Hollywood Babble On: Jack Goldstein’s Disappearing Act

As one sheet burns completely away, with Goldstein's recitation barely outpacing the fire, another is lifted into the field of focus


With his aviator shades, shoulder-length locks, and blasé good looks, Jack Goldstein could have fronted some ’70s band you don’t quite remember. In actuality, the Montreal native who grew up in Los Angeles was part of the first graduating class at CalArts, where he fell under the sway of teacher John Baldessari. Eschewing classic visual training—”daubing away at canvases or chipping away at stone”—Baldessari favored theories of artistic self-effacement, appropriation of existing images, and other “post-studio” concepts. Late in his life, Goldstein (1945–2003) told an interviewer that Baldessari, though influential, “never gave me the nod at CalArts. I never thought he liked me.” This retrospective at the Jewish Museum proves Goldstein needn’t have cared: In a wide-ranging career, he combined theoretical verbiage with a powerful aesthetic that eclipsed his more famous instructor’s visual strategies.

In A Reading, an eight-minute color film from 1973, Goldstein breathlessly reads from a dense treatise—”Let us begin with the fact of irreversible, that is, determinate, order in time; we can see then that a one-dimensional space would not suffice to secure it”—as flames crawl down the page it is printed on. As one sheet burns completely away, with Goldstein’s recitation barely outpacing the fire, another is lifted into the field of focus. Declaiming upon time and space while viscerally depicting their enmeshed nature, the film mixes conceptual wit with formal daring, ultimately coming across as a blend of screwball comedy and anxiety dream.

A few years later Goldstein hired film technicians to create a series of compelling shorts. In one, colored lights gently caress the reflective surface of a stainless-steel knife; in another, multihued feathers drift down before a dark background onto a chair that is at first barely discernible because of its coat of fresh black paint. Some of the feathers fall to the floor as the wet paint snags others, tacky moments of frozen gravity. In Metro-Goldwyn-Mayer, the studio’s name has been removed from its logo, leaving only the iconic lion on a bright-red background, roaring and tilting his head in a continuous loop under a banner reading “Ars Gratia Artis”—art for art’s sake. This sense of anticipation thwarted, of desire trapped, becomes a dominant theme. Always a writer, Goldstein would type up individual thoughts on single sheets of paper for his “Aphorisms” series: “The buzzing of the fluorescent lights is annoying me, but if I turn them off I won’t be able to see”; “So this is glamorous Hollywood”; “The blind woman wears no make-up.”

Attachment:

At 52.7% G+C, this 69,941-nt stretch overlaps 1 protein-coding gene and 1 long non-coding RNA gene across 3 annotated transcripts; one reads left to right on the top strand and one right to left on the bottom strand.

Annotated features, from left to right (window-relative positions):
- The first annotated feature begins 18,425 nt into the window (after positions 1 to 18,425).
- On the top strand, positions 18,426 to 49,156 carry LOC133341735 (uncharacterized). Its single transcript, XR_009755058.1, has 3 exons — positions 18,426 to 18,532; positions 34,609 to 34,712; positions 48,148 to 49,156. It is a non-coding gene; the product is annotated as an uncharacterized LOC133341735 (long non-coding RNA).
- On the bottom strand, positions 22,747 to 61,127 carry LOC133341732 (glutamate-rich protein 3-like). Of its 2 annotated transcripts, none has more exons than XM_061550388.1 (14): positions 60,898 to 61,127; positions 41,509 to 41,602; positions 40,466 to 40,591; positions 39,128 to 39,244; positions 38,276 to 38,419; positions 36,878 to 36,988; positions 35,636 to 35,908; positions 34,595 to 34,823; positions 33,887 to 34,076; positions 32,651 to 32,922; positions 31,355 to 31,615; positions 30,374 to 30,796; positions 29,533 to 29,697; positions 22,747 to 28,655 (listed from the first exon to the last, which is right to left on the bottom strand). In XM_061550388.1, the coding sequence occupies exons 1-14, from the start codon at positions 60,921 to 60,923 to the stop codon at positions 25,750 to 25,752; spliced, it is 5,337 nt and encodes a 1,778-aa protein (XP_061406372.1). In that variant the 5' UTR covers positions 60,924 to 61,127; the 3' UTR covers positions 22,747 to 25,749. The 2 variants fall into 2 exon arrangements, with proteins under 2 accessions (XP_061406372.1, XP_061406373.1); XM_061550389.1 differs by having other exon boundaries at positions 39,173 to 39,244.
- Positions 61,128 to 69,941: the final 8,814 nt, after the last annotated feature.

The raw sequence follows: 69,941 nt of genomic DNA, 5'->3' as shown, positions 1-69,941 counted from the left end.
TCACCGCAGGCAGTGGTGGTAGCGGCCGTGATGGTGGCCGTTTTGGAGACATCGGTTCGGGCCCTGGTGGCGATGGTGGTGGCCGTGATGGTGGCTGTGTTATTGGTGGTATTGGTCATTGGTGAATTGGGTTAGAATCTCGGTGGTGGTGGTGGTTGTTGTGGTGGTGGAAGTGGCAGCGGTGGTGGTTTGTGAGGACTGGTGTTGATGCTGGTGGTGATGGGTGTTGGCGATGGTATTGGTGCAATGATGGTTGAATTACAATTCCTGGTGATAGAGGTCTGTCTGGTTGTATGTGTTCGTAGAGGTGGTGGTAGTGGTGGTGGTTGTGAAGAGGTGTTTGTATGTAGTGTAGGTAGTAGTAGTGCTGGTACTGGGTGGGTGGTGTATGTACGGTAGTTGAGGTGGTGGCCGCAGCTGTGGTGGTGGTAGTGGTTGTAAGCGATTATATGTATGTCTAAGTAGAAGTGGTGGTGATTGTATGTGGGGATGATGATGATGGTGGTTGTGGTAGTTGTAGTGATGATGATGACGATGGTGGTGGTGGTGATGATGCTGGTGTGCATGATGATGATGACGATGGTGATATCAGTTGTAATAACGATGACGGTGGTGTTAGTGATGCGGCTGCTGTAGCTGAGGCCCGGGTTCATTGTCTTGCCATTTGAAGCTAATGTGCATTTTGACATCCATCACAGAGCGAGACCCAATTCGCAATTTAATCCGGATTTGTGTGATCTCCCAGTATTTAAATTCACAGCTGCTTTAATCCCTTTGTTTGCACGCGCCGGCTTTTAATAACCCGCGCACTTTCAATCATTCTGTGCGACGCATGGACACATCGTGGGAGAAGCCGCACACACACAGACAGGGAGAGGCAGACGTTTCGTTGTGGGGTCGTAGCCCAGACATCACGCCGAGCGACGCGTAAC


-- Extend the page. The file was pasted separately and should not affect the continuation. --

Then, in 1979, fellow CalArts grad David Salle sidestepped the conceptual jujitsu they’d honed at school and, as if confessing to a sordid affair, said, “Jack, I’m quitting . . . I’m involved in painting.” Goldstein, who’d absorbed the death-of-painting mantra, later described his reaction: “I went gulp, and boom.” In that theory-riven epoch, painting was suddenly seen as ripe for a critical rebirth, and Goldstein believed he would need to paint to make a living as an artist (video being a harder sell to collectors). So he used a trick he’d learned from Baldessari—”Displace your senses”—and applied his appropriation skills to the ancient art form. He carefully chose photographs, such as an old Life magazine shot of the Nazis attacking Moscow at night, which his assistants, skilled in airbrushing and auto pinstriping, would dramatically scale up. Like a movie producer, Goldstein let the “talent” execute his concepts, to spectacular results—bold contrasts and stark lighting effects from the mix of fuzzy spray and hard-edge techniques made the canvases a hit with some abstract painters. Others, though, found them cold-hearted, one critic writing that she wouldn’t mind “kicking” the work “to see if I could get any reaction out of it.”

Despite his eclectic achievements, Goldstein, who had troubles with addiction, eventually retreated from the art world to what he described as a “burnt-down trailer” outside of Los Angeles. In the exhibition catalogue, one essayist notes, “Goldstein would seem the living embodiment of French poststructuralist theory.” Which might partly explain why, at age 57, he hanged himself.

This article from the Village Voice Archive was posted on May 15, 2013